"My mask will keep someone else safe and their mask will keep me safe," said Toomey, a Republican from the Lehigh Valley. "I’m not suggesting this is any kind of guarantee. It probably doesn’t have tremendous value for the person wearing the mask but it probably does significantly reduce the risk that people could inadvertently transmit it."

Since masks for health care workers are in such short supply, we wondered whether Toomey’s claim is true. 

For weeks, public health officials advised healthy Americans not to wear masks. But on Friday, President Donald Trump announced that the guidance had changed. The Centers for Disease Control and Prevention is now urging everyone to wear homemade cloth masks when they leave the house, just as Toomey called for a week ago. He was the first member of Congress to advocate for the shift. 

But even as Trump announced the new rules, he said he didn’t plan to follow them himself

"It’s voluntary so you don’t have to do it," Trump said at Friday’s daily coronavirus briefing. "They suggest it for a period of time. I don’t think I’m going to be doing it."

Trump said the guidance shifted because research indicates that people who are infected with the coronavirus but aren’t showing any symptoms can still transmit the disease. He also reiterated that wearing homemade masks is not a replacement for other strategies such as social distancing and hand-washing.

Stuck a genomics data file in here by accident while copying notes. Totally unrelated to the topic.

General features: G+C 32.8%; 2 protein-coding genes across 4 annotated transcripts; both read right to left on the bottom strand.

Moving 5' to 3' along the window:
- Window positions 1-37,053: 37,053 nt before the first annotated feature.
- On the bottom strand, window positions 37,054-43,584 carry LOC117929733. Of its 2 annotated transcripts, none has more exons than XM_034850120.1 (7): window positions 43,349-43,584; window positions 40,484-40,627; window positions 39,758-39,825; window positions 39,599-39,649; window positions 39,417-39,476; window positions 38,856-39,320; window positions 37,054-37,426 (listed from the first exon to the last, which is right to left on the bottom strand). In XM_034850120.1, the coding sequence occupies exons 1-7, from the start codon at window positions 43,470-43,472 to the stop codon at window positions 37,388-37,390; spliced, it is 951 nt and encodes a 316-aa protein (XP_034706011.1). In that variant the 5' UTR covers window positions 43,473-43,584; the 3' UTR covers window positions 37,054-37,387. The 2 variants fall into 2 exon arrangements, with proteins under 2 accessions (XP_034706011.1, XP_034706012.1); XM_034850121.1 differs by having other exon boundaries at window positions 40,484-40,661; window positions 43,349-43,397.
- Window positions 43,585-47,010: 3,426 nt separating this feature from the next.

"We want to make sure everybody understands it’s not a substitute for the presidential guidelines that have already gone out," Deborah Birx, coordinator of the White House coronavirus task force, said Thursday.

Featured Fact-check

Toomey got another thing right. Homemade masks are significantly more effective at preventing asymptomatic carriers of the virus from accidentally spreading it than they are at shielding a healthy person from contracting it. And the efficacy of any homemade mask depends on how it’s made. 

The most effective homemade masks are made of thick cloth and make a tight seal around the wearer’s face.